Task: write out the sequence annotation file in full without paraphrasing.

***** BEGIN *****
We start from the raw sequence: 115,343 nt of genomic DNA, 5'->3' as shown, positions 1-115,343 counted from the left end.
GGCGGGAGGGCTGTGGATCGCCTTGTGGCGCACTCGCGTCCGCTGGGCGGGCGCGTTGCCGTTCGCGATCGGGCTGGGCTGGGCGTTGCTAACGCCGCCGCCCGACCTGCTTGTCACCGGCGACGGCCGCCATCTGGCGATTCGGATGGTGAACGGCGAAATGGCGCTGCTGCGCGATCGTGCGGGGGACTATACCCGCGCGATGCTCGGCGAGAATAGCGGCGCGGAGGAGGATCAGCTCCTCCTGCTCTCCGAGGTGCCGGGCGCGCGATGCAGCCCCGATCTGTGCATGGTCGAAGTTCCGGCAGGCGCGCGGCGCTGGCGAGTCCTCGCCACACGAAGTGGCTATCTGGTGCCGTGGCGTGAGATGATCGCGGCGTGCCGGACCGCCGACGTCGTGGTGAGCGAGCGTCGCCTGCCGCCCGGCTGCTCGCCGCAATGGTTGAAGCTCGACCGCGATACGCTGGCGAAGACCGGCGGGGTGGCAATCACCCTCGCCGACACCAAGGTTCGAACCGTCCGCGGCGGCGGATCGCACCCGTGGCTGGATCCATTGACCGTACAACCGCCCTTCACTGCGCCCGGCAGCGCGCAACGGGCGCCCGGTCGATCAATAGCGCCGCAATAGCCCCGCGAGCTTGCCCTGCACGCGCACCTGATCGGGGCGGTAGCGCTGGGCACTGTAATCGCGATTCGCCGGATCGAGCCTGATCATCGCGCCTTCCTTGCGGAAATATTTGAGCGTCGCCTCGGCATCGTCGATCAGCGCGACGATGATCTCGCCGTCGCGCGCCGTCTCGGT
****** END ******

We start from the raw sequence: 115,343 nt of genomic DNA, 5'->3' as shown, positions 1-115,343 counted from the left end.
GGCGGGAGGGCTGTGGATCGCCTTGTGGCGCACTCGCGTCCGCTGGGCGGGCGCGTTGCCGTTCGCGATCGGGCTGGGCTGGGCGTTGCTAACGCCGCCGCCCGACCTGCTTGTCACCGGCGACGGCCGCCATCTGGCGATTCGGATGGTGAACGGCGAAATGGCGCTGCTGCGCGATCGTGCGGGGGACTATACCCGCGCGATGCTCGGCGAGAATAGCGGCGCGGAGGAGGATCAGCTCCTCCTGCTCTCCGAGGTGCCGGGCGCGCGATGCAGCCCCGATCTGTGCATGGTCGAAGTTCCGGCAGGCGCGCGGCGCTGGCGAGTCCTCGCCACACGAAGTGGCTATCTGGTGCCGTGGCGTGAGATGATCGCGGCGTGCCGGACCGCCGACGTCGTGGTGAGCGAGCGTCGCCTGCCGCCCGGCTGCTCGCCGCAATGGTTGAAGCTCGACCGCGATACGCTGGCGAAGACCGGCGGGGTGGCAATCACCCTCGCCGACACCAAGGTTCGAACCGTCCGCGGCGGCGGATCGCACCCGTGGCTGGATCCATTGACCGTACAACCGCCCTTCACTGCGCCCGGCAGCGCGCAACGGGCGCCCGGTCGATCAATAGCGCCGCAATAGCCCCGCGAGCTTGCCCTGCACGCGCACCTGATCGGGGCGGTAGCGCTGGGCACTGTAATCGCGATTCGCCGGATCGAGCCTGATCATCGCGCCTTCCTTGCGGAAATATTTGAGCGTCGCCTCGGCATCGTCGATCAGCGCGACGATGATCTCGCCGTCGCGCGCCGTCTCGGT